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Maria Thereza Perez

Senior Lecturer

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Distribution of GABA immunoreactivity in kainic acid-treated rabbit retina


  • M T Perez
  • S Davanger

Summary, in English

Ischaemic retinal cell degeneration seems to involve both NMDA and non-NMDA receptor over-stimulation. However, different retinal cell types differ largely in their susceptibility to excitatory amino acid-induced neurotoxicity. We have investigated the vulnerability of GABAergic cells in the rabbit retina to the non-NMDA receptor agonist kainic acid (KA). The distribution of GABA immunoreactivity (GABA-IR) was examined in the central inferior retina at different survival times (5 h-6 days) following an intra-ocular injection of 140 nmol KA and compared to that of control and untreated retinas. In the normal retina, the majority of GABA-positive cells (79%) were located in the inner nuclear layer (INL), in one to four cell rows next to the inner plexiform layer (IPL), and in one cell row next to the outer plexiform layer (OPL). The remainder (21%) were found in the ganglion cell layer (GCL). Dense immunoreactivity was seen throughout the IPL. In the OPL, stained dots and occasional immunoreactive large processes could be seen. KA-exposed retinas processed for GABA immunocytochemistry 5 and 24 h after the injection showed an 85% reduction in the number of GABA immunoreactive cells. About the same degree of depletion was seen among GABA-IR cells located at different retinal levels. However, at these survival times, immunostaining was observed in three distinct bands in the IPL, indicating that the vulnerability to KA is not uniformly distributed among all GABAergic cells. At 48 h, an additional decrease in the number of labelled cells was noted, but immunoreactive cells were still found both in the INL and GCL. Even 6 days after KA treatment, a few stained cell bodies were seen in the INL next to the IPL, as well as a few processes in the IPL. The study shows that KA receptor overstimulation induces a marked depletion of the endogenous cellular GABA pools of the central rabbit retina, most likely as a result of GABAergic cell loss. However, a small population of GABAergic cells located in the INL appears to be less vulnerable to the toxic effects of 140 nmol KA.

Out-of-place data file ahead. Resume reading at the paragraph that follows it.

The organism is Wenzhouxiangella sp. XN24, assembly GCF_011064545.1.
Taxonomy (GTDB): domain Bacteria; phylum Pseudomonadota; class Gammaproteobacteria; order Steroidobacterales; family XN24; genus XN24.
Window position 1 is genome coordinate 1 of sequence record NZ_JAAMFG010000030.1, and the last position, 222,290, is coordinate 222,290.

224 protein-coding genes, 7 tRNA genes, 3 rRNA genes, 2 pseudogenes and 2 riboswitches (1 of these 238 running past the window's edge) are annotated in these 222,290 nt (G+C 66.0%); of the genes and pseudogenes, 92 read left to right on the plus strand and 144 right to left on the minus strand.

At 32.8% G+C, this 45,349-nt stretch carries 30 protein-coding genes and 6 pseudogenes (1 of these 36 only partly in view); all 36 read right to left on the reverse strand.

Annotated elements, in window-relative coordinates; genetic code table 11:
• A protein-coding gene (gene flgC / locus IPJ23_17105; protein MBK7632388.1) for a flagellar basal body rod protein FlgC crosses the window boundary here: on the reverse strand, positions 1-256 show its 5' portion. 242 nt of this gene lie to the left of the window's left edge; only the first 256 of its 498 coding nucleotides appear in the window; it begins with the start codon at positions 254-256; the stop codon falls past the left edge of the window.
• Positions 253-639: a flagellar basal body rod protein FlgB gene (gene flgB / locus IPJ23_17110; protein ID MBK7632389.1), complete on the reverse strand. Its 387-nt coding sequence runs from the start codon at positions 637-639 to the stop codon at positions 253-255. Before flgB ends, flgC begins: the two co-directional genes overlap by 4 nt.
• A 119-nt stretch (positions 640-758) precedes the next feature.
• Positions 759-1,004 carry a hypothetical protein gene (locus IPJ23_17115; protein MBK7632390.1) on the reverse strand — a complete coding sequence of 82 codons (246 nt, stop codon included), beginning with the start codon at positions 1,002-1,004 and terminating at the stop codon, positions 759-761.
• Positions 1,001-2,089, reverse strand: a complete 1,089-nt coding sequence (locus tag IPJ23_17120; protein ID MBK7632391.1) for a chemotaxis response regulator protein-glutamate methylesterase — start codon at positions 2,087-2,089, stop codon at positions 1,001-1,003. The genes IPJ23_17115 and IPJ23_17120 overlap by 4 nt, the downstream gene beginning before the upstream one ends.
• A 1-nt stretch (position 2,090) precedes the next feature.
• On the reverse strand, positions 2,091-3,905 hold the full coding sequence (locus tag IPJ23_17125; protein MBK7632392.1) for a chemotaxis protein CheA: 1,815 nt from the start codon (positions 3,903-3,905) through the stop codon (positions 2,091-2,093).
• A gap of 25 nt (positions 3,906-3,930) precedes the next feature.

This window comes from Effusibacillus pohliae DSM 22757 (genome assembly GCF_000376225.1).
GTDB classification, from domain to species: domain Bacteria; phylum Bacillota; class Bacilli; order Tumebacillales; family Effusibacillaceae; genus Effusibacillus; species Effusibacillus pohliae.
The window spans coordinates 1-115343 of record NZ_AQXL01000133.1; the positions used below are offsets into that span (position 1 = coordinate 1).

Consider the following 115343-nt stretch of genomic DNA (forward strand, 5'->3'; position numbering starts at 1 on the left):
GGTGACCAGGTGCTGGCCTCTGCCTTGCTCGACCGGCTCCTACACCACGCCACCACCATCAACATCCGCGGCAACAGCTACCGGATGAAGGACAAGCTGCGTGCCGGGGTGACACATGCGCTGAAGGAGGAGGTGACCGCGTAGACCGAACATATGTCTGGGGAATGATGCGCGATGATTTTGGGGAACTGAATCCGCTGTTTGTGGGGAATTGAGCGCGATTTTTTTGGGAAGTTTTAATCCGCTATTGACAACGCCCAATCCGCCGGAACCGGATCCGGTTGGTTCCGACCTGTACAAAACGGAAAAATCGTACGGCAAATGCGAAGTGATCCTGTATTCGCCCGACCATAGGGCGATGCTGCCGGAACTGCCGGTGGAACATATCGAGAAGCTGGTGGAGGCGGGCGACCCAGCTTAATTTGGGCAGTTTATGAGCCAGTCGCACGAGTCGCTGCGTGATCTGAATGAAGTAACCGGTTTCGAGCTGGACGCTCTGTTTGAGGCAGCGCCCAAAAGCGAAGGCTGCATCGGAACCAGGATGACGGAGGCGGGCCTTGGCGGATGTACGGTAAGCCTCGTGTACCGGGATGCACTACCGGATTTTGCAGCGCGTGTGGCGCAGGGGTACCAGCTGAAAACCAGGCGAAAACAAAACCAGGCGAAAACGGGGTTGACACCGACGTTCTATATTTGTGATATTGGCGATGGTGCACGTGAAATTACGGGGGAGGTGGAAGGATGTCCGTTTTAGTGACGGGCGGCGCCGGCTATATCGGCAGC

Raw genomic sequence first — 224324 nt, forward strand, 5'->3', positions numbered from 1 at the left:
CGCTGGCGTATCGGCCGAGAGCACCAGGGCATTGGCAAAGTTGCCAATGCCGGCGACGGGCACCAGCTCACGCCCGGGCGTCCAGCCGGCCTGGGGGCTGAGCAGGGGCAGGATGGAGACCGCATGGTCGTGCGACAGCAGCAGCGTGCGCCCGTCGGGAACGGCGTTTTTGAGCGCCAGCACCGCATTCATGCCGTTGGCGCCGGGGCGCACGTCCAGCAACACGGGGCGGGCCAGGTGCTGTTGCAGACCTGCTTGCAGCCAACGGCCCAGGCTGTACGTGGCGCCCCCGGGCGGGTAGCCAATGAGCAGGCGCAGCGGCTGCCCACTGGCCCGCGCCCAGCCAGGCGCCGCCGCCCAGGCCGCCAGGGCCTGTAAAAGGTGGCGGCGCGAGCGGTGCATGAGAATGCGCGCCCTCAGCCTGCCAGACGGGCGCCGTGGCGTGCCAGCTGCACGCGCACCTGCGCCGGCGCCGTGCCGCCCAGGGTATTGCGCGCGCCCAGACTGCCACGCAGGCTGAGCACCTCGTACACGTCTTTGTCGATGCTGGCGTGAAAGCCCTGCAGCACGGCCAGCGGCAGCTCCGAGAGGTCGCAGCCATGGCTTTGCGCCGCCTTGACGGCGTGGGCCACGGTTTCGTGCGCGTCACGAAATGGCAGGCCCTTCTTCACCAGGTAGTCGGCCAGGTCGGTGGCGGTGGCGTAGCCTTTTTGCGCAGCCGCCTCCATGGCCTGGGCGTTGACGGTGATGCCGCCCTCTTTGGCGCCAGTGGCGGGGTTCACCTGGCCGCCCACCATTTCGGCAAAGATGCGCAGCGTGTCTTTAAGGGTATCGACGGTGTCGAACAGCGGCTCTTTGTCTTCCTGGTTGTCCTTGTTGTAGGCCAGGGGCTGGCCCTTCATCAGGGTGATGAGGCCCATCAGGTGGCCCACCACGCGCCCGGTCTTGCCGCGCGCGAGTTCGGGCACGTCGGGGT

• Ophthalmology, Lund

Publishing year







Experimental Brain Research





Document type

Journal article




  • Ophthalmology


  • Animals
  • Immunohistochemistry
  • Kainic Acid
  • Neurons
  • Rabbits
  • Retina
  • Retinal Ganglion Cells
  • gamma-Aminobutyric Acid
  • Journal Article
  • Research Support, Non-U.S. Gov't




  • ISSN: 0014-4819